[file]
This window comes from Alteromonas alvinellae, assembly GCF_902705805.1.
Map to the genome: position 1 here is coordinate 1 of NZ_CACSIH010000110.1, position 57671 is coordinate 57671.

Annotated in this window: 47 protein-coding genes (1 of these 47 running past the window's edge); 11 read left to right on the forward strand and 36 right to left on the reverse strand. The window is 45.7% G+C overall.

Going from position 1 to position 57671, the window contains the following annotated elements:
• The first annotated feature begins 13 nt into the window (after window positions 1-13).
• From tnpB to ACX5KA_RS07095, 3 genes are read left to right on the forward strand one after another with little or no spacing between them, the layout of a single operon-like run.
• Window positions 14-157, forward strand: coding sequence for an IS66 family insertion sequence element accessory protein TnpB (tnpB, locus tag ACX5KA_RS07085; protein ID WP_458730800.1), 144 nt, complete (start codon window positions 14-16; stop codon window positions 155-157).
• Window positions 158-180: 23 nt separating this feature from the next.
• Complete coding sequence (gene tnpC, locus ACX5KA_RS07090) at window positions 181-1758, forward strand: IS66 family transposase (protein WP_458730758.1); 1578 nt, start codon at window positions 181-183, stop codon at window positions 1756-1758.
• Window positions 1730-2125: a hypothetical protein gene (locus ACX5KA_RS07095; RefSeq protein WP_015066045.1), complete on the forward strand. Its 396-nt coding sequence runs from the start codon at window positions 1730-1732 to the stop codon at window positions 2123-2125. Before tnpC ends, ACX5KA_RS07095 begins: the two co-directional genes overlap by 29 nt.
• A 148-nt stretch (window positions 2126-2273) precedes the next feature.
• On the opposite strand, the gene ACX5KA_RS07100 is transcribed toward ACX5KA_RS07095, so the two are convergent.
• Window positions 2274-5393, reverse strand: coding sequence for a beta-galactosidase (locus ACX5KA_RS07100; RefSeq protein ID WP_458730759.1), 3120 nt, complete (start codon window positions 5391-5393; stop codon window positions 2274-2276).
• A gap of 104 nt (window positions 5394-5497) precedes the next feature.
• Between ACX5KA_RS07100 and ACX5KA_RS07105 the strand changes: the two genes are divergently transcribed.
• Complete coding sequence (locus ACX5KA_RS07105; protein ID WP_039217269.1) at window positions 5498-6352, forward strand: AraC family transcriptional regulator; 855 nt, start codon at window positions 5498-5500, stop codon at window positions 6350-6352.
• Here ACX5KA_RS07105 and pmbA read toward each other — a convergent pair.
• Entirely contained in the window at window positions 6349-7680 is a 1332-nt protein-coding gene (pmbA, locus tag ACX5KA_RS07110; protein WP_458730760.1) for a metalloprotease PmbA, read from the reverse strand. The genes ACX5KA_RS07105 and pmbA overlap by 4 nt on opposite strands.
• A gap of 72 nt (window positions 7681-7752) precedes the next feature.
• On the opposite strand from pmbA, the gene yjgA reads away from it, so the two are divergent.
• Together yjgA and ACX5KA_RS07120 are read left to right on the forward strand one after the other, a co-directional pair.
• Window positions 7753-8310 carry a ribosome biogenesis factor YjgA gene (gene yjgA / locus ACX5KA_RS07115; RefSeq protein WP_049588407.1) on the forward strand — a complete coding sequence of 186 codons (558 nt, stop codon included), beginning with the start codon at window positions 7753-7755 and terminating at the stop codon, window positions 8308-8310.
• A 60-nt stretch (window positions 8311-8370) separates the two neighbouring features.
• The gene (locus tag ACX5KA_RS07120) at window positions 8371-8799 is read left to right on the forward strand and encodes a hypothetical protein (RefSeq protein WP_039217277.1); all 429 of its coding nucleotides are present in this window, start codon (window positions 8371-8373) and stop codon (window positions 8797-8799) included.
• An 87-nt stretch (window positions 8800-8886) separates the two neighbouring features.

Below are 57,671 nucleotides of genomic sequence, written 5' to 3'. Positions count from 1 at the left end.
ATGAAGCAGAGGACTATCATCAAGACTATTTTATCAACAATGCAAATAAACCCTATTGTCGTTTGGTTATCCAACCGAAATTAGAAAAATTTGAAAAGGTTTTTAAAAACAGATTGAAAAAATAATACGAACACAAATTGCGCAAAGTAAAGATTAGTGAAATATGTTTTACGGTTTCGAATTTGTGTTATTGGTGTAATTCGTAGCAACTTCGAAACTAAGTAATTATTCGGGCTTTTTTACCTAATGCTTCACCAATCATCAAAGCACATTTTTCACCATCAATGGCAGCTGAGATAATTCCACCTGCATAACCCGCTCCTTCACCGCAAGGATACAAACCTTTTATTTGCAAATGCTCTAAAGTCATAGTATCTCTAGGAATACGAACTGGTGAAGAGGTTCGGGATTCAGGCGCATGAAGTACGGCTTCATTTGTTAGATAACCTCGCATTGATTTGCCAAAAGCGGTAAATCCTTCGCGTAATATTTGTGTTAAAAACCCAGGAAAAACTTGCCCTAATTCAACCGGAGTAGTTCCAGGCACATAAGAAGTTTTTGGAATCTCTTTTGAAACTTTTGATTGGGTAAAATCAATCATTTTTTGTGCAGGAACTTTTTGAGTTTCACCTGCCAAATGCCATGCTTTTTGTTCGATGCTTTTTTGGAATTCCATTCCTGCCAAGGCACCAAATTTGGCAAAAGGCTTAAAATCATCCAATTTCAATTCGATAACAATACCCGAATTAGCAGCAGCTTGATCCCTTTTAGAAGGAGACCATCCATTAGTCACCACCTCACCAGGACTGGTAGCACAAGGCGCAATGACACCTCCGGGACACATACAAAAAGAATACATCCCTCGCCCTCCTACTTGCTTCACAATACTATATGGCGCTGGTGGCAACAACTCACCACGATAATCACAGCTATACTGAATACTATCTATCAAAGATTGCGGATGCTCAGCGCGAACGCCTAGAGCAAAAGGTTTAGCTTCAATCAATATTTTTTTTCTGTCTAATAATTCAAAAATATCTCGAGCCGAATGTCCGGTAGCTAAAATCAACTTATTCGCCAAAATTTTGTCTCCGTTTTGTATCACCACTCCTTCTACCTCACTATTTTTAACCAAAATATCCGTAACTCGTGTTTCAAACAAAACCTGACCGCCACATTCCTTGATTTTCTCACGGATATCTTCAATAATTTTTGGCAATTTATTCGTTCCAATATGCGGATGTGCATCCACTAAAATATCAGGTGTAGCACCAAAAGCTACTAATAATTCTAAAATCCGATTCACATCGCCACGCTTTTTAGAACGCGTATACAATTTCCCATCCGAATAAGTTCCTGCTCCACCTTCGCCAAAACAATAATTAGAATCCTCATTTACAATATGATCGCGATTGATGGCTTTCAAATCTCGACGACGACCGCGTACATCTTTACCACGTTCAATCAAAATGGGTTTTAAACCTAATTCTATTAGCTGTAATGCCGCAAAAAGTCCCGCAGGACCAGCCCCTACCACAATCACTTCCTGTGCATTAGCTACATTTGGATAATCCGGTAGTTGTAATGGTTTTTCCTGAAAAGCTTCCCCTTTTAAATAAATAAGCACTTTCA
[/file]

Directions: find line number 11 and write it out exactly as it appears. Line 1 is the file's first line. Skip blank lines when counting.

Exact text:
• A 148-nt stretch (window positions 2126-2273) precedes the next feature.